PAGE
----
Dr Joseph Tieri, DO
The most common source of joint pain and problems is tension in the soft tissues of the body—the muscles, tendons, and ligaments—which act to align, stabilize, and move your joints. Not only can tension in these structures create problems for the joints, but also leads to strained and painful muscles, compressed and irritated nerves, low energy and a depressed mood.
While tension in the soft-tissues can occur from falls and other traumas, the most common source in adults is the accumulated stress from poor posture—a result of our modern work and play habits, that molds and shapes our bodies in several ways:
- Stationing our arms out in front of us—as when reaching forward to meet steering wheels, computer keyboards, cellphones, and cookware on the stove—slowly rounds the shoulders and brings the head forward, setting the stage for upper back, shoulder, and neck pain, and headaches.
- Sitting too much—in chairs, cars, and on couches—made possible by sedentary jobs, drive-up windows, and remote controls, leads to tight and weak core muscles and sets the stage for chronic lower back and hip pain.
- Rotating the legs and feet (mostly outward)—while driving, when crossing the legs at the ankles sitting or lying down, and when taking short, shuffling strides, during walking, misaligns the lower limbs, leading to foot, knee, and hip pain.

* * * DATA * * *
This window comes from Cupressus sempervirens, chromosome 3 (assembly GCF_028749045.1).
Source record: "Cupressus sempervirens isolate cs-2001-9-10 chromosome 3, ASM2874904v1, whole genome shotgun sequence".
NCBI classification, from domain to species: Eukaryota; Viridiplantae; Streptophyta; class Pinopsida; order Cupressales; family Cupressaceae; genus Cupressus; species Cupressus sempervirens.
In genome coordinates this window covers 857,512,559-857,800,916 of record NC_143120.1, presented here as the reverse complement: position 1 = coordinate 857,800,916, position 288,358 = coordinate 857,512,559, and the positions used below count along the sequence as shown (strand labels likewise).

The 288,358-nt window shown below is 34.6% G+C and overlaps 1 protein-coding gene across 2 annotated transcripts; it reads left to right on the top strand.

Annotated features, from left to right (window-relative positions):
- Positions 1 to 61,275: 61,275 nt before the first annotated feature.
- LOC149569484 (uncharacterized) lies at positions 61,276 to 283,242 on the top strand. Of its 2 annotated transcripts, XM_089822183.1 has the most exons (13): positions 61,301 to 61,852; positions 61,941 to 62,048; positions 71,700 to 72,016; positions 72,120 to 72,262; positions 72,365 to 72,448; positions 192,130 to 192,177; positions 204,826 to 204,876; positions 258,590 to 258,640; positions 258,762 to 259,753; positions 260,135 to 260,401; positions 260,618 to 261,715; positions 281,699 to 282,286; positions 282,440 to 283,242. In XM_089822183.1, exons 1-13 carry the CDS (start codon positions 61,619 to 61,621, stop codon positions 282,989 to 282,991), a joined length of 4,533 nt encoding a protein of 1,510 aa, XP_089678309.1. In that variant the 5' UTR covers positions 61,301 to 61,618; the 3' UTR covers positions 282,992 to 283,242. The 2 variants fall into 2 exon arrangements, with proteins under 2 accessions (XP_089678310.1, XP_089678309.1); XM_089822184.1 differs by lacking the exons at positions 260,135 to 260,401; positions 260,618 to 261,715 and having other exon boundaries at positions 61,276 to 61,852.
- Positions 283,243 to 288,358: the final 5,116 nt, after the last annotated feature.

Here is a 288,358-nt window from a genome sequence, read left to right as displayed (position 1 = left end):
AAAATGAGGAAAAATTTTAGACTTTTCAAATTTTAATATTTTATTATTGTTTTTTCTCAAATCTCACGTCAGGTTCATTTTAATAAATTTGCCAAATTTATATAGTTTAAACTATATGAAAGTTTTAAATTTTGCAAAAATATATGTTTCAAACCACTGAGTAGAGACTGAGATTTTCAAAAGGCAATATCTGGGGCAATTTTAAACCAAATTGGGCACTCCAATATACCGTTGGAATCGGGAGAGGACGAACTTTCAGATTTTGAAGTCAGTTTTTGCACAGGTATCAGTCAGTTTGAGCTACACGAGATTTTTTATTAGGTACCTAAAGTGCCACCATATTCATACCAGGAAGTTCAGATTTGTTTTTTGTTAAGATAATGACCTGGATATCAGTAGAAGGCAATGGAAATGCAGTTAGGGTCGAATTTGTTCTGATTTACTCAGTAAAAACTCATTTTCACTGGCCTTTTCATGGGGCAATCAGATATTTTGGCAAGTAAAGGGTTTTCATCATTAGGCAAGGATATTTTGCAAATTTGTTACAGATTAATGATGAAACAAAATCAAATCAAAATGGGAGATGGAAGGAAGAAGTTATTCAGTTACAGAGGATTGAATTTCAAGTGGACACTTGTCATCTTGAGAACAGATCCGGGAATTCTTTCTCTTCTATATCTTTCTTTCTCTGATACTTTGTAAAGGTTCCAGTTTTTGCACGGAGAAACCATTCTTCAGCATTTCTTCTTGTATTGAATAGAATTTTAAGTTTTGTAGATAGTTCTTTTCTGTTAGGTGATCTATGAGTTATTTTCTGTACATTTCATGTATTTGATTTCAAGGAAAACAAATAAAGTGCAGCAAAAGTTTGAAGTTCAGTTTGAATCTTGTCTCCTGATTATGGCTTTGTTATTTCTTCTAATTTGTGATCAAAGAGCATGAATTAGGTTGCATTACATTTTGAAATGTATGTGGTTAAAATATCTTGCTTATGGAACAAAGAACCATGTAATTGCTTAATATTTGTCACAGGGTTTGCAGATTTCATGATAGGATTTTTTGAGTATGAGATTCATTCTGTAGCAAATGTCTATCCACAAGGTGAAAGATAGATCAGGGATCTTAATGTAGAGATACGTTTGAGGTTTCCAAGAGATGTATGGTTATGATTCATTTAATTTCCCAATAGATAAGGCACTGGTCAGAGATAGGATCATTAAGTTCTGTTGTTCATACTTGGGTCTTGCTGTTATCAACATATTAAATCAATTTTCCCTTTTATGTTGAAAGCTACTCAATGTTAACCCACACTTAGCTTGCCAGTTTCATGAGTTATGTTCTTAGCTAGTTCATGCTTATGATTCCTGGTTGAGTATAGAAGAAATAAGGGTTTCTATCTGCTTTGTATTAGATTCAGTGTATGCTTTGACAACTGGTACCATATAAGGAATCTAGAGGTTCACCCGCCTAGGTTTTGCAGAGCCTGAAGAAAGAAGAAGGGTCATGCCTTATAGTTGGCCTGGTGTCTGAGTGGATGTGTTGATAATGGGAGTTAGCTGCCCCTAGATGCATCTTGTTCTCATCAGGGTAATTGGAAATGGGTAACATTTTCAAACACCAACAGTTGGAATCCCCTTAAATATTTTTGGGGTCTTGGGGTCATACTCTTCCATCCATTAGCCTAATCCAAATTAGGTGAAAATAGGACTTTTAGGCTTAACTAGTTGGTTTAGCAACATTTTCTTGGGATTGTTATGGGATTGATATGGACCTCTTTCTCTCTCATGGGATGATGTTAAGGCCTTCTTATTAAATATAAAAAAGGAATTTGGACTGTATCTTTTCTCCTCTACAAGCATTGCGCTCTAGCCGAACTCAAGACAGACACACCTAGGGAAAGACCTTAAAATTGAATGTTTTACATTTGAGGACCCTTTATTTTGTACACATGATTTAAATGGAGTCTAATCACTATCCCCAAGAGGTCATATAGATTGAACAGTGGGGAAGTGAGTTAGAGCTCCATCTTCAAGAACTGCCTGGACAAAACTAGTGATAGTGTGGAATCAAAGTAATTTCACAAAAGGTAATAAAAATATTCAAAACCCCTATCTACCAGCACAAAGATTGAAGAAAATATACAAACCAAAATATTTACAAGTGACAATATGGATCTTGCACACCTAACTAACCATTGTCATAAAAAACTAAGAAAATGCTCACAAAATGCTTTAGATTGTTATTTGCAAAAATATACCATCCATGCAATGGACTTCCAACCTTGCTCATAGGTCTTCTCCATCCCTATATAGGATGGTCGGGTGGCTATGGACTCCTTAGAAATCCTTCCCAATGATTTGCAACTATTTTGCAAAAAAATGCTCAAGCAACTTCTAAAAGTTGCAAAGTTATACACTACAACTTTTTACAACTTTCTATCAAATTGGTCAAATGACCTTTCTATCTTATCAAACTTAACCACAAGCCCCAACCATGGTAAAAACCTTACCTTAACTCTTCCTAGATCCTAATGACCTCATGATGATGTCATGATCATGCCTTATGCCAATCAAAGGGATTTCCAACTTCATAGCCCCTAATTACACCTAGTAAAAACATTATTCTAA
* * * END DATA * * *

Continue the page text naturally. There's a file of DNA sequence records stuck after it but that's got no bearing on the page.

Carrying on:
Whether from these, or the many other ways that the body accumulates tension, at some point the forgiving nature of youth segues into the chronic joint pains and problems of the older adult body.
Fortunately, there is a simple way to address this process. As outlined in my book End Everyday Pain, A 10-Minute-a-Day program of Stretching, Strengthening, and Movement to Break the Grip of pain, a combination of 3 tools can successfully reverse the downward spiral of strain and pain, return healthy functioning to the joints (even those with arthritis, and other orthopedic diagnoses), and dramatically improve the quality of life. Not dissimilar to the proper care of the teeth and gums (consisting of daily brushing and flossing, good habits, and regular checkups), dedicating 10 minutes a day of targeted exercise—stretching and strengthening to improve posture—making a few habit changes—like adjusting reading and TV watching positions, and modifying pillow heights—and occasional visits to a hands-on practitioner—osteopaths, massage therapists, and physical therapists—can help you as it has for thousands of my patients and readers.
It doesn’t take a lot of time or effort to turn things around. With the right approach, you can keep your body loose, happy, and healthy, long into your senior years—without the need for pain-relievers, injections, and replacement surgeries.
To your health!